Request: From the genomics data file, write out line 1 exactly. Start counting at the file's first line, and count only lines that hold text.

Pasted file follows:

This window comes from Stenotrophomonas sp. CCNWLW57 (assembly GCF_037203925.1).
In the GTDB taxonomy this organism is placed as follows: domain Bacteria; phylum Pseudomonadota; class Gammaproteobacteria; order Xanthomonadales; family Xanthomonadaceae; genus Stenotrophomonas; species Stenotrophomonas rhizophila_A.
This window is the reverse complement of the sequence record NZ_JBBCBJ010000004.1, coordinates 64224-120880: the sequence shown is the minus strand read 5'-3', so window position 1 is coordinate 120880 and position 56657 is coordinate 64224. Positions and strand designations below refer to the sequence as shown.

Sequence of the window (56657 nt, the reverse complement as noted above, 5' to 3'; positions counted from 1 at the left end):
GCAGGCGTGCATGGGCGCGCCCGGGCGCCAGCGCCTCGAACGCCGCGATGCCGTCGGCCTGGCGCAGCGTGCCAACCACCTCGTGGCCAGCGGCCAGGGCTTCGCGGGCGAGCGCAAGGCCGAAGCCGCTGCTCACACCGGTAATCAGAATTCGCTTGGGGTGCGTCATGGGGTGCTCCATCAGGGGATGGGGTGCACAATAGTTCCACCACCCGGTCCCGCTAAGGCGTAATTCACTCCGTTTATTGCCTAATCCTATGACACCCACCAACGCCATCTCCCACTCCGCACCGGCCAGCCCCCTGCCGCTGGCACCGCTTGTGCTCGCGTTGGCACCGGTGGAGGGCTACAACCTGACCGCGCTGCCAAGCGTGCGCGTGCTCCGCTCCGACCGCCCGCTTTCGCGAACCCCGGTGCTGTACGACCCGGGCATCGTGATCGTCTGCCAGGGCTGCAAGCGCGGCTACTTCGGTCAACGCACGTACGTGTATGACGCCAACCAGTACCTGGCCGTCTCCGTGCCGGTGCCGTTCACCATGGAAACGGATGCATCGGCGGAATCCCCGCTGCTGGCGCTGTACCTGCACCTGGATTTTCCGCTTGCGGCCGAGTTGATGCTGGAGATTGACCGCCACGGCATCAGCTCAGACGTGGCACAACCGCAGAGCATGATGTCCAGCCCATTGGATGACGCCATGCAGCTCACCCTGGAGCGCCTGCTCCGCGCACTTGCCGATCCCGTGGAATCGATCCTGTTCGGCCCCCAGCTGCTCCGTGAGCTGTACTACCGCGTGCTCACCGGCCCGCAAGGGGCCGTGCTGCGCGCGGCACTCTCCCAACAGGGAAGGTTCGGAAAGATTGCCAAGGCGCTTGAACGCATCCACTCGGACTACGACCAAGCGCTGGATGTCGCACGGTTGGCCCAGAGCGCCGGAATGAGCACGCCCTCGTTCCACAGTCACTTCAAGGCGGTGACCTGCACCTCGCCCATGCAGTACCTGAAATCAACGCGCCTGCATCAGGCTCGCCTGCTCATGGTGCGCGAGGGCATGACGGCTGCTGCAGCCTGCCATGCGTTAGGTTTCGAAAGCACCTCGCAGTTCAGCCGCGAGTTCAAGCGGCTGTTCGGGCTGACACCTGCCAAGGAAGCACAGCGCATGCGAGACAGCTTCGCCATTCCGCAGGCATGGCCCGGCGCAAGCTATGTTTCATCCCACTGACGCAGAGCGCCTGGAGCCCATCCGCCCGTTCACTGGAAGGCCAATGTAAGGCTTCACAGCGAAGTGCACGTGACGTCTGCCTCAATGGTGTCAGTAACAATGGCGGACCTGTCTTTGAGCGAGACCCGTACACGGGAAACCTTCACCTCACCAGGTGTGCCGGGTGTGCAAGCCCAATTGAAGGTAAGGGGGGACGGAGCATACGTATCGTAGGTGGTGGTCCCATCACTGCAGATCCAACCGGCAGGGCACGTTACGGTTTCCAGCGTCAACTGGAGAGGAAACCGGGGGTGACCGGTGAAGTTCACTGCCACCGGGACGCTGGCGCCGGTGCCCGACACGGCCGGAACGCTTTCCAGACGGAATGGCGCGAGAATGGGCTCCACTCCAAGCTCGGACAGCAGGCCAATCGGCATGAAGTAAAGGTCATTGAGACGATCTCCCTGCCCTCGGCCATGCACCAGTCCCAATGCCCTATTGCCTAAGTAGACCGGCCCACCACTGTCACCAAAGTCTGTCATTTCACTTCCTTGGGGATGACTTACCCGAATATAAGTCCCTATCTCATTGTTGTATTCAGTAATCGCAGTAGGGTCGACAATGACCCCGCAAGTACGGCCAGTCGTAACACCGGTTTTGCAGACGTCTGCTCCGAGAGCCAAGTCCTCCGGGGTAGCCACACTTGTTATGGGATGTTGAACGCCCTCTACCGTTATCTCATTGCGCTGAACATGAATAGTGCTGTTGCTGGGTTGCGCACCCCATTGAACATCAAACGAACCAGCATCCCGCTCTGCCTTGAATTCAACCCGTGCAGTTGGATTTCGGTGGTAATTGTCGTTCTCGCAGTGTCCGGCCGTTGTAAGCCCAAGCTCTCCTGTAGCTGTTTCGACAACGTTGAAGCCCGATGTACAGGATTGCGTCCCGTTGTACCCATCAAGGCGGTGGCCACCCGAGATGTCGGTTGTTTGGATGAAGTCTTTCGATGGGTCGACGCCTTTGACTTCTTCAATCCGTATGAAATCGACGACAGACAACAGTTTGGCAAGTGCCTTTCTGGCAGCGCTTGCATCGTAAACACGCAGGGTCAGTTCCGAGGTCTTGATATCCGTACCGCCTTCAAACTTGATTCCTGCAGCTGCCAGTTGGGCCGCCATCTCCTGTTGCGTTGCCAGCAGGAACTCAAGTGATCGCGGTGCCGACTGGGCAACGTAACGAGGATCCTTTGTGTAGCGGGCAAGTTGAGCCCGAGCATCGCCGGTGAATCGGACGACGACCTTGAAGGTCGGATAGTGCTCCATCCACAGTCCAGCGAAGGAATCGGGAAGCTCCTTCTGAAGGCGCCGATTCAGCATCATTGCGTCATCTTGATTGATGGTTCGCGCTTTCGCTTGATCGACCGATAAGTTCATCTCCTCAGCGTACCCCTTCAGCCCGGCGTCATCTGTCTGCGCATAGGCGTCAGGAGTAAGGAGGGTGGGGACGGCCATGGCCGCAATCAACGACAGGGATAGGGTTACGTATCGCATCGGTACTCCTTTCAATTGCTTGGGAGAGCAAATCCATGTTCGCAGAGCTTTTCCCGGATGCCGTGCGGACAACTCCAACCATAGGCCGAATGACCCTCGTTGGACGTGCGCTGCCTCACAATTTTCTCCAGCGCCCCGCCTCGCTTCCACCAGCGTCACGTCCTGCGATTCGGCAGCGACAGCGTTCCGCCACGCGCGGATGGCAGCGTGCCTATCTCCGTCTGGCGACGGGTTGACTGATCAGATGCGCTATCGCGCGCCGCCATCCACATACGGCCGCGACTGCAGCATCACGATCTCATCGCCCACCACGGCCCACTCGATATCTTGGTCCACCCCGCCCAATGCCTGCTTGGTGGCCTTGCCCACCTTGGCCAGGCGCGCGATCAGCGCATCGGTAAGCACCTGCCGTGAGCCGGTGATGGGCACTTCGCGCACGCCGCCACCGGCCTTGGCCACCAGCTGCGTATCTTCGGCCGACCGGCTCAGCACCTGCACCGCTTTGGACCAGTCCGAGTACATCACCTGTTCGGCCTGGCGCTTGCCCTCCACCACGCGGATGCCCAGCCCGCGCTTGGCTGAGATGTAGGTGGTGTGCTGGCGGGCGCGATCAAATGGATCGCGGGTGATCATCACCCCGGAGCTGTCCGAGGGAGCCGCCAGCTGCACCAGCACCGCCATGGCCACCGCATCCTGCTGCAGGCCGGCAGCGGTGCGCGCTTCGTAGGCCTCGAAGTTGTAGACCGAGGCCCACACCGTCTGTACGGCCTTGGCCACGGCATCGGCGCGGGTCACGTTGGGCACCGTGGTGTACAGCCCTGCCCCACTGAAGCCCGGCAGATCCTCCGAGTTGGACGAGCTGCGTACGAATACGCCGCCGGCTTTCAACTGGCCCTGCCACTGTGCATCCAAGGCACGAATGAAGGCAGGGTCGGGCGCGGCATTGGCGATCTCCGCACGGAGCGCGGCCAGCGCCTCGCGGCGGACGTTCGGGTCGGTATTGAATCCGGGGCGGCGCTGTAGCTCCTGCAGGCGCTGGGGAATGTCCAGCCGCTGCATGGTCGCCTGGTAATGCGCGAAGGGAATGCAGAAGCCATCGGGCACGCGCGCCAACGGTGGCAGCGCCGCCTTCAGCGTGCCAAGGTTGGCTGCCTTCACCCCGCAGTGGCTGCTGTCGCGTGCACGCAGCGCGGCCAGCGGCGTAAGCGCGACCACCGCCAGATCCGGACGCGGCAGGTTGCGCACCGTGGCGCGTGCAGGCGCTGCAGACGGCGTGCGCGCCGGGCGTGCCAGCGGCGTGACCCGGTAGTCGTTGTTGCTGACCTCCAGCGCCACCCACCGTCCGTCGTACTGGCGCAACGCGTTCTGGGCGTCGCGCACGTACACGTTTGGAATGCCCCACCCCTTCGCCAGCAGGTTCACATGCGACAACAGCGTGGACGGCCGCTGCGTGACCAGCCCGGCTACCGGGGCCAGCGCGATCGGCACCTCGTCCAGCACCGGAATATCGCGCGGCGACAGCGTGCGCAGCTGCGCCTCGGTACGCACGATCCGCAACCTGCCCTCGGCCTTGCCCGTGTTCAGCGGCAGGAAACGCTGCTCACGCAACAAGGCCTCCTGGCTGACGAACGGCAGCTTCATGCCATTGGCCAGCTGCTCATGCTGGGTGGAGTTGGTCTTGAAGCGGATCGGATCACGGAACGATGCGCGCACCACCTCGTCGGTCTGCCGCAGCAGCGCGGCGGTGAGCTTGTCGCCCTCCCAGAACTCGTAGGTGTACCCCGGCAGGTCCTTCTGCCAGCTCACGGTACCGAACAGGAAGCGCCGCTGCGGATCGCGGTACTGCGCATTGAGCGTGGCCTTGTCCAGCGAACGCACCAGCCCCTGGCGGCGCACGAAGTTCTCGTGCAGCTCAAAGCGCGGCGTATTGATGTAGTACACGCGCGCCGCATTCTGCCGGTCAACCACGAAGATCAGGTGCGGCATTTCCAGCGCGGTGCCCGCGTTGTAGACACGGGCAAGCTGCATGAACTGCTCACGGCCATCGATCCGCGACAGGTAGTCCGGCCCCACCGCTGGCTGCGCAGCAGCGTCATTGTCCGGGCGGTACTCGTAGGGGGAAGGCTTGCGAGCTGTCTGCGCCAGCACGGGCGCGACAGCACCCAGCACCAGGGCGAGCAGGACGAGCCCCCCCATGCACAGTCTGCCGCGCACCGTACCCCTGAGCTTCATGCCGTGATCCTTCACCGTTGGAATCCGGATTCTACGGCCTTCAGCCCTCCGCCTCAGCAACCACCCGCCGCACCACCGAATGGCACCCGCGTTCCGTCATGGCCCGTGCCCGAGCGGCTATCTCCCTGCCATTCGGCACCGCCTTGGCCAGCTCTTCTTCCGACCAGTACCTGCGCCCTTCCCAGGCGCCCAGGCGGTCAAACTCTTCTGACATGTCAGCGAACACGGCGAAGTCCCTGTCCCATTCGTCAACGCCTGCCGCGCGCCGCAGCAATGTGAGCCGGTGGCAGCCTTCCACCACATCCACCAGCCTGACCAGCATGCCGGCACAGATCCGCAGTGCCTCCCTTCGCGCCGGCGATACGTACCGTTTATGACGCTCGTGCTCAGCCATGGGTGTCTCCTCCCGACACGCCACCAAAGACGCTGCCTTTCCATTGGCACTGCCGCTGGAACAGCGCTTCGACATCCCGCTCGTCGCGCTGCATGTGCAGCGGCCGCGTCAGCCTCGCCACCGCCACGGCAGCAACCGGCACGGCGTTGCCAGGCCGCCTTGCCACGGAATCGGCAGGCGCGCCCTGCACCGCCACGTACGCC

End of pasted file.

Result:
This window comes from Stenotrophomonas sp. CCNWLW57 (assembly GCF_037203925.1).